When the movie was coming together, Thomas managed to get all mentioned above back for the marathon shoot, and all were present at last night's panel (pictured above L-R: Thomas, Bell, Dohring, Colantoni, Hansen and Lowell).  What a fun group this is!  It was so great to see them together again and talking about how much they love and enjoyed bringing Veronica Mars back from the TV dead - something almost unheard of.  They made certain the audience knew how much their support is appreciated, saying over and over how this film couldn't have been made without the fans - the initial backers of the film who contributed to the campaign, with donation rewards that included early digital copies of the film, fan events with the cast and appearances as extras in the film (the rest has been up to Warner Bros).  We were even treated to a special screening of the making-of documentary By the Fans: The Making of Veronica Mars.

Thankfully, they gave away no spoilers of the film, which I personally can't wait to see in just a few hours.  If it does well, there's a chance for a sequel or more, so here's hoping this terrific entity has a long life to come!

Here is Enrico Colantoni at the panel. 


And here is me with Enrico!


(Context:  it was Halloween and I went as The CW ... the whole channel.  Enrico happened to be at the party I was at). 

Veronica Mars the series is currently streaming on Netflix and available on DVD. 

Monday, March 10, 2014

Thoughts - The Bachelor


Yes, I admit it.  I watch The Bachelor, damn it.  They don't call it a guilty pleasure for nothing.  It's beyond unrealistic, having people meet and get together this way, but its damn intriguing to watch the process, never forgetting how manipulated it must be behind the scenes and through the editing.

Every season host Chris Harrison wraps it up by toting  each as the "most dramatic season in Bachelor history," but this season, featuring ever-controversial bachelor Juan Pablo (couldn't even shave for the proposal, the bastard), can truly be called dramatic and addictive.  There have been some very unpopular leads before, but this a**hole ... don't even know where to begin.  He is so polarizing, so infuriating in his lack of tact, sensitivity, the way he makes excuses for things he says that are so offensive to women, especially to the women who were falling for him.  I have never seen two women walk away from the bachelor by choice, one listening to her inner voice that he was not the man for her, the other realizing that he didn't care to get to know her.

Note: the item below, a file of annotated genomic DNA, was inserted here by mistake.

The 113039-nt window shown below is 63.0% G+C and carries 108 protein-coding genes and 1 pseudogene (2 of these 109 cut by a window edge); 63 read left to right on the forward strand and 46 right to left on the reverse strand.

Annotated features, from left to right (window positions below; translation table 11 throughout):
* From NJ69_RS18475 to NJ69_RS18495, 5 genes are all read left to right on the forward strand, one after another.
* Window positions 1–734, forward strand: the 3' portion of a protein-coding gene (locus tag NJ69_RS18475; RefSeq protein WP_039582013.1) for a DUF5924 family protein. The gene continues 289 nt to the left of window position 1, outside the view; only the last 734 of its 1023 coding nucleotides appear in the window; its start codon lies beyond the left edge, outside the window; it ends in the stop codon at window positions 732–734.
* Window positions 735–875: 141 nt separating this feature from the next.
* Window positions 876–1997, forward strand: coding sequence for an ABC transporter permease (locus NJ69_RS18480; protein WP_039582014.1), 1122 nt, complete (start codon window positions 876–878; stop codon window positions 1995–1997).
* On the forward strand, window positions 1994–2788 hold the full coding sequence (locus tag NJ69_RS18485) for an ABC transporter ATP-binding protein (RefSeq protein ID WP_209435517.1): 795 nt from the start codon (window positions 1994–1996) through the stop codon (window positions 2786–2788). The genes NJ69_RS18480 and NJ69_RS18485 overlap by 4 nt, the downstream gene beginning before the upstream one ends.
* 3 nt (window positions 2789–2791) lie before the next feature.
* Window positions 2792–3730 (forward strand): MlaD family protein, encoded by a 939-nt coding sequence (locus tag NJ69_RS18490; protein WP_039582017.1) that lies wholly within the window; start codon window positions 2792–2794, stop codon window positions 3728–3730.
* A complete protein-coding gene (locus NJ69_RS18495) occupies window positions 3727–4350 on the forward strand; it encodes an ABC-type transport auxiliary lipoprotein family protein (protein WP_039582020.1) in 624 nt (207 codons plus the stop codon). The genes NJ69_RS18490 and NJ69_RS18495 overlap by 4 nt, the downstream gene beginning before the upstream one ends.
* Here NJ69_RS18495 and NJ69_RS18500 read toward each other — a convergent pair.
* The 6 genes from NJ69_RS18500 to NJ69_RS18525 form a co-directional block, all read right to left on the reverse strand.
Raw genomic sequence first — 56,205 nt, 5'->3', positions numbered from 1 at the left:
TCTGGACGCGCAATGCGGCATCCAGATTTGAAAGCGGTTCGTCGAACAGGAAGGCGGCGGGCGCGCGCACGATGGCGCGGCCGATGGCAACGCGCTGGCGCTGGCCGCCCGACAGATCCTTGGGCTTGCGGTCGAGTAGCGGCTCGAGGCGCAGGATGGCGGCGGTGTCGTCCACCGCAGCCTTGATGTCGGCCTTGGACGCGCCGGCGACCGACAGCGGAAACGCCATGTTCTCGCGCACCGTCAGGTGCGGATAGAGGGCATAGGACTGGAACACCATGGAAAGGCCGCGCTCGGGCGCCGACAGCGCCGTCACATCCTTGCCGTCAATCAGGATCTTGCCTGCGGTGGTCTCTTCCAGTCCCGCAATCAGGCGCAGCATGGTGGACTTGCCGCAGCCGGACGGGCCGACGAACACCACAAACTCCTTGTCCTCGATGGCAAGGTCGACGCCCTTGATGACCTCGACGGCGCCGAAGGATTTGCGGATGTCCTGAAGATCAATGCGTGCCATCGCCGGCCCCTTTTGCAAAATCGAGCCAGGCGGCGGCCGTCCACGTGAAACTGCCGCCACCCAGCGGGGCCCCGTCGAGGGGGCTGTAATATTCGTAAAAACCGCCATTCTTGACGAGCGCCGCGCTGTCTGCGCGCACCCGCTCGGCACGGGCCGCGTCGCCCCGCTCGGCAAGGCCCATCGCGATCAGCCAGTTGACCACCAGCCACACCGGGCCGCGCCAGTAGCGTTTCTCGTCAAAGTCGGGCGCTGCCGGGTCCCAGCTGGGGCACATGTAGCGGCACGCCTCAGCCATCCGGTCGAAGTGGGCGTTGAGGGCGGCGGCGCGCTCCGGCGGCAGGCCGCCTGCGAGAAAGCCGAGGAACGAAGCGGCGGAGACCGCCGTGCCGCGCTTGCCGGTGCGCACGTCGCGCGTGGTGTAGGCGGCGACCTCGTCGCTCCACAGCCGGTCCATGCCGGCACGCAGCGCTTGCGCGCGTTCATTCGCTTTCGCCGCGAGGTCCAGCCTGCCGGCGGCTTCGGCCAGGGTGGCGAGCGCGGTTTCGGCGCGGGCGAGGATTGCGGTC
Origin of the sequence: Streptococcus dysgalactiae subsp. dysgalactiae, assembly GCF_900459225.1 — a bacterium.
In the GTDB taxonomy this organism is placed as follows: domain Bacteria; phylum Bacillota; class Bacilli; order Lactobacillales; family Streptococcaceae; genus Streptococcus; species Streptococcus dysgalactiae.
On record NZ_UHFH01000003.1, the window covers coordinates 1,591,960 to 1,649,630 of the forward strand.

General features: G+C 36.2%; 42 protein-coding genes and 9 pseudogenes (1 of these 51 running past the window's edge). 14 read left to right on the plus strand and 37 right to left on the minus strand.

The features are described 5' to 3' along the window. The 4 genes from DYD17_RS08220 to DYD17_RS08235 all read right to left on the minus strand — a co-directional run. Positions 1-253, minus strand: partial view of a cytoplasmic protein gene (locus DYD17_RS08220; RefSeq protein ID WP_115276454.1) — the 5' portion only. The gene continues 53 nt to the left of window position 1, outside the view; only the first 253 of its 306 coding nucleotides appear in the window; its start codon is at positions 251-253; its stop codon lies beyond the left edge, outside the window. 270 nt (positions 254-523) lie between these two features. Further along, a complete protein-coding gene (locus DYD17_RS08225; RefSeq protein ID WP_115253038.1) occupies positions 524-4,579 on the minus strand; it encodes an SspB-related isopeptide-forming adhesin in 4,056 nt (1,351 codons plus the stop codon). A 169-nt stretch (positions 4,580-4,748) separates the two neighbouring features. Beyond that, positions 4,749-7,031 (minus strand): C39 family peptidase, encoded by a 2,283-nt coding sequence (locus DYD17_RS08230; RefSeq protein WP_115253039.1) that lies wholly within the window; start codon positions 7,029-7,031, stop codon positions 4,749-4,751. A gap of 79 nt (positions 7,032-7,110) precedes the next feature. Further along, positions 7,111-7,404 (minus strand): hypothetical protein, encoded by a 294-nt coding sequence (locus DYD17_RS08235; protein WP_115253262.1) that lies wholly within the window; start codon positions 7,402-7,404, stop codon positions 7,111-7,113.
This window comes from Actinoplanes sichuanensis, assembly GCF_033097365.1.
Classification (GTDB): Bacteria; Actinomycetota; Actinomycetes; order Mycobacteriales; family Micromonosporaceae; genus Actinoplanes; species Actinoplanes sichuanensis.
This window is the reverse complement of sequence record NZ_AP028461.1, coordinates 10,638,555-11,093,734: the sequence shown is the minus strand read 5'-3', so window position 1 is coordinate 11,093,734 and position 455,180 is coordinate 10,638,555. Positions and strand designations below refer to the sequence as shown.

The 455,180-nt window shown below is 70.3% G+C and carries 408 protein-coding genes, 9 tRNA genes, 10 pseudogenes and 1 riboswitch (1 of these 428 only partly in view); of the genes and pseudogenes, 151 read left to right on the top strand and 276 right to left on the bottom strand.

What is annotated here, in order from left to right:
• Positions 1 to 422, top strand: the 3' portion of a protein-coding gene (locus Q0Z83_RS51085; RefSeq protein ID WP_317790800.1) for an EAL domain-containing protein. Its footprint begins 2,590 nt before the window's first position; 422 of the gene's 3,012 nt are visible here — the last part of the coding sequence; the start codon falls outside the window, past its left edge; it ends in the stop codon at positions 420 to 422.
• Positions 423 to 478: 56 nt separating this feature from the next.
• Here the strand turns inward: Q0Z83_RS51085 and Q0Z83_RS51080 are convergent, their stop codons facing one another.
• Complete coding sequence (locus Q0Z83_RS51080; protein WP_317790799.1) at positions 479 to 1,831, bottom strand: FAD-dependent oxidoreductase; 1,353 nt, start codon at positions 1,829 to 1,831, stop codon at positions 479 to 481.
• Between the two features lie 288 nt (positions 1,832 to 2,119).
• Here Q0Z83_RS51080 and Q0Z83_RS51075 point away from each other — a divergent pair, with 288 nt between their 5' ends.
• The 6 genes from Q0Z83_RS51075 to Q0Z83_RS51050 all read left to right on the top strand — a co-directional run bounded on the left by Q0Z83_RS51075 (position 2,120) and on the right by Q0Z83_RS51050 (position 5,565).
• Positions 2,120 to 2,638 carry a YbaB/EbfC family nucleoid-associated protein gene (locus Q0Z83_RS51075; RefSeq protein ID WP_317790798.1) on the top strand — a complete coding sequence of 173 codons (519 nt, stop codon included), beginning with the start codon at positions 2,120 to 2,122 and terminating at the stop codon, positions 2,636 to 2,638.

Then of his final two, even though the one, Clare (right), the night of their last date before the proposal, asked him to be honest with her about whether she was the one.  She was ready to walk, but he turned her back around, very clearly making her believe she had a real shot of being the one.  When at the proposal he said she wasn't, she got deservedly pissed, told him off and walked away with her head held high.  His response?  "Whoo, glad I didn't pick her.  A**HOLE!!

He didn't propose to the other woman, Nikki, either, but simply said he likes her a lot and doesn't want to let her go.  She looked disappointed but accepted his final rose.  NOOOO!!! I so wanted both of these women to stand him up.  Hell, even his own family warned these two about him, saying that he's often rude and, when things don't go his way, he leaves. 

Throughout the season he kept using his daughter Camilla as an excuse for the way he acted or didn't act with certain women (he down right slut shamed Clare after a midnight swim he happily agreed to take with her!).  Then there's his comments about homosexuals, which created a firestorm of backlash (he used the word "pervert", later claiming that his language barrier caused him to be misconstrued ... yeah, right). 

He clearly had no interest in learning anything about the women he was dating, never asked them questions, constantly just moved in for kisses and touches.  And when rebuffed, he would just say it was okay, making you think he was thinking "no problem, I've got others."  He never seemed to listen, was oblivious to red flags flagged right in his face, and never seemed fully committed to the experience, unrealistic as it is.  And, like Andi, who got fed up with his constant use of the word "okay", dumped him, I never want to hear him say okay or "I'm just being honest" ever again.  But I have the feeling Juan Pablo enjoys the spotlight and will be chasing it for some time.  Good thing he's greatly vilified himself with the public and will hopefully just fade away, ending his 15 minutes, which is 14.5 minutes too long in my opinion.

Love it, hate it, say and feel what you will, The Bachelor (and its companion The Bachelorette) makes for very intriguing, fascinating, often infuriating, guiltily entertaining television that I admittedly watch.  Respect.